One of the best places to see truly wild horses in Mongolia is at Hustai National Park, just 60 miles out of the city.
I went there on my birthday, well the day before my birthday because I really wanted to turn 40 under the stars and not in a random hotel room in Ulaan Baatar.
For a birthday trip well, it was a rather flawed ‘tour’ experience but at least I got what I wanted in terms of seeing wild horses and spending the night in a ger.
We got to Hustai around noon in the afternoon and the driver found us a ger to spend the night at. This literally involved him driving around and honking at random gers. We quickly realized that no plans had been made prior to us just showing up.
Eventually he found a lady who would take us and we offloaded our stuff into the tidy little ger, it was our first time in one.
This ger appeared to be in a camp for those who work in the parks, and not a tourist ger. So we actually slept just outside the park.
The tourist gers are a lot nicer but they are also just at the entrance to the park as well, not in the park per se. We actually didn’t mind the simpler ger at all, except for the scary outhouse.
Mongolia’s Hustai National Park
After a quick lunch we headed into the park with the driver and a guide.
The way the park works is that it’s a large area with only dirt road, requiring a 4WD vehicle as there are a lot of deep ruts.
You can drive only on the marked road, but you can hike on the land. It’s very sparse though, and not exactly beautiful in a photographic sense. Mostly empty grasslands. It has its own beauty but I do prefer more mountainous landscapes.
I would not recommend expecting to walk around the park from the entrance, it would be a long, hot, boring, featureless walk for the most part.
Guides at the Park
So my first recommendation is to get a good guide from back in Ulaan Baator.
The girl who jumped into the car at the entrance, was someone who worked at the park itself. Again, this seemed to be a last minute negotiation, but still, we were excited since we figured she’d be a knowledgeable guide.
That excitement died quickly. She said, “I am Jek. I am guide” and went silent. Our attempts at asking basic questions were met with confusion or a one word answer (later confirmed to be a one word guess).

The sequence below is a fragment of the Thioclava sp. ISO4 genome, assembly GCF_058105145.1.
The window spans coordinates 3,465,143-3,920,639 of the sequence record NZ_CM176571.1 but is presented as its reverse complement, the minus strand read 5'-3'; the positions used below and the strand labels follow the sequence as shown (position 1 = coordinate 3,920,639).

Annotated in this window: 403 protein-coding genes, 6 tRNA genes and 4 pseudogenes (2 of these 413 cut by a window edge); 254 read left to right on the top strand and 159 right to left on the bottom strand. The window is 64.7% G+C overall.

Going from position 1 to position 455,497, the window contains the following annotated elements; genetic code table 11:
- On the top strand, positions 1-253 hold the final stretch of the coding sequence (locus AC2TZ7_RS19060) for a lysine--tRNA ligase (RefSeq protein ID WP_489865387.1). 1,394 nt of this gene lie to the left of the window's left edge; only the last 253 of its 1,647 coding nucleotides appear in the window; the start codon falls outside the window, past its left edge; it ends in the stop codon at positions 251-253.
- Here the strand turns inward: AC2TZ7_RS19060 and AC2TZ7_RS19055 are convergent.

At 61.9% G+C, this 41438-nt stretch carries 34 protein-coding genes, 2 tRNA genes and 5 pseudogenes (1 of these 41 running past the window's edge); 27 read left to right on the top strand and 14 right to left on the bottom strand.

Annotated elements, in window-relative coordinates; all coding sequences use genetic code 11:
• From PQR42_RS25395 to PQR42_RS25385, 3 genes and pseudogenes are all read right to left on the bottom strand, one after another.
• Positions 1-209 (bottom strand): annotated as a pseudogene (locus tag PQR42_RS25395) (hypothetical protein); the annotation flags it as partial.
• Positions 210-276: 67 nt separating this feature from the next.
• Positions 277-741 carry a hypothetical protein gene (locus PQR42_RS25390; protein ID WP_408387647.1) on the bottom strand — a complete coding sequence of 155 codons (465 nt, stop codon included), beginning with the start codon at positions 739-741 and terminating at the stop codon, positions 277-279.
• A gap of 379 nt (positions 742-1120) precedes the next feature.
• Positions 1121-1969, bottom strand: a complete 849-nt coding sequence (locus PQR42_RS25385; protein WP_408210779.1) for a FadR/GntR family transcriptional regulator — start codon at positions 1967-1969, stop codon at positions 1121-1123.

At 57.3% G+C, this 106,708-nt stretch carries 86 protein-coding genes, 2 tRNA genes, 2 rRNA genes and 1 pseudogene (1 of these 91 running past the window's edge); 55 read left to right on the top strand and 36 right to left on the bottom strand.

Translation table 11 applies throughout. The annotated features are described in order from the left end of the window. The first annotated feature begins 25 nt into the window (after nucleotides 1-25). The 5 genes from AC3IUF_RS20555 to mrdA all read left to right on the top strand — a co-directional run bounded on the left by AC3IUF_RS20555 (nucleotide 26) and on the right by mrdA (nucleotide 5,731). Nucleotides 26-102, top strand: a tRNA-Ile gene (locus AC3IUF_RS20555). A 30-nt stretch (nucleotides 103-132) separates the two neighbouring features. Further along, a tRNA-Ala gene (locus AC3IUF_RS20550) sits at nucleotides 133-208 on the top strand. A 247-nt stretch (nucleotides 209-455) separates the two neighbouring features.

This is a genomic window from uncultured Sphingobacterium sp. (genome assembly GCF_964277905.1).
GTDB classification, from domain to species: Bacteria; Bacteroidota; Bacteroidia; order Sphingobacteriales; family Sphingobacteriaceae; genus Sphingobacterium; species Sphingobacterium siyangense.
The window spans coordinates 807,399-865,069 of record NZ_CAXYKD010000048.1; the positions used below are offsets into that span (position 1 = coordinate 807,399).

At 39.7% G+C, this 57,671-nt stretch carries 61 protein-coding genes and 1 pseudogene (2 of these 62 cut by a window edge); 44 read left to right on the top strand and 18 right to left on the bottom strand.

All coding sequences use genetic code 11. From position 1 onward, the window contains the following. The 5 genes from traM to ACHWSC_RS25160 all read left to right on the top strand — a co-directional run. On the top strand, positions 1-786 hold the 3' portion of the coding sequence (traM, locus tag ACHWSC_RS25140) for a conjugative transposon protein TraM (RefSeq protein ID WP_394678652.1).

Turns out she spoke almost no English and did not know anything, although she did have an English book named “Fauna of Mongolia” with her that she would randomly read useless facts out of. Like, “Wild horse 350 kg”.
I desperately wanted to ask her for the book because I could probably read faster and learn some interesting stuff, rather than having her misunderstand of ignore our questions or worse, guess the answer to.
Either way I recommend you read up on the Takhi before you go.
I only did so on the drive back, but it made me understand and appreciate so much more what we had just seen and experienced.
Basically, the Takhi or Przewalski (pronounced Sher-VAL-ski) horses are the only truly wild horse in the world, which is to say they’ve never been tamed. All other wild horses are simply feral horses.
If other horses are the equivalent of feral dogs, then the Przewalski’s horse is a wolf. – Rachel Nuwer
In the early 1900s, the Takhi were hunted and collected as an exotic animal and their numbers dwindled miserably.
At one point there were only 12 breeding horses left. TWELVE! These poor horses were on the absolute brink of extinction. By 1970, there were none left in the wild.
Then, in the 1990s, conservation groups and a Swiss ecologist named Claudia Feh started to try to reverse the extinction, by breeding the remaining horses.
What sort of idiot gives a nearly extinct breed a vasectomy, I don’t know.
In fact, they reversed a vasectomy on one horse. What sort of idiot gives a nearly extinct breed a vasectomy, I don’t know but I’m glad it was reverse-able.
Eventually the population grew enough to reintroduce them to the wild, with Hustai National Park being one of the major sites.
Today there are 2000 Takhi in the world, and the most amazing part of being there in early June was seeing so many Takhi foals with their moms.
When to See Wild Horses
To see the Takhi, it helps to go either really early in the morning or late in the evening.
At those times, the Takhi like to come down to the water in the valleys, where you have a better chance of watching them from up close.
Of course, since most trips to Hustai are day trips, this is tough to arrange.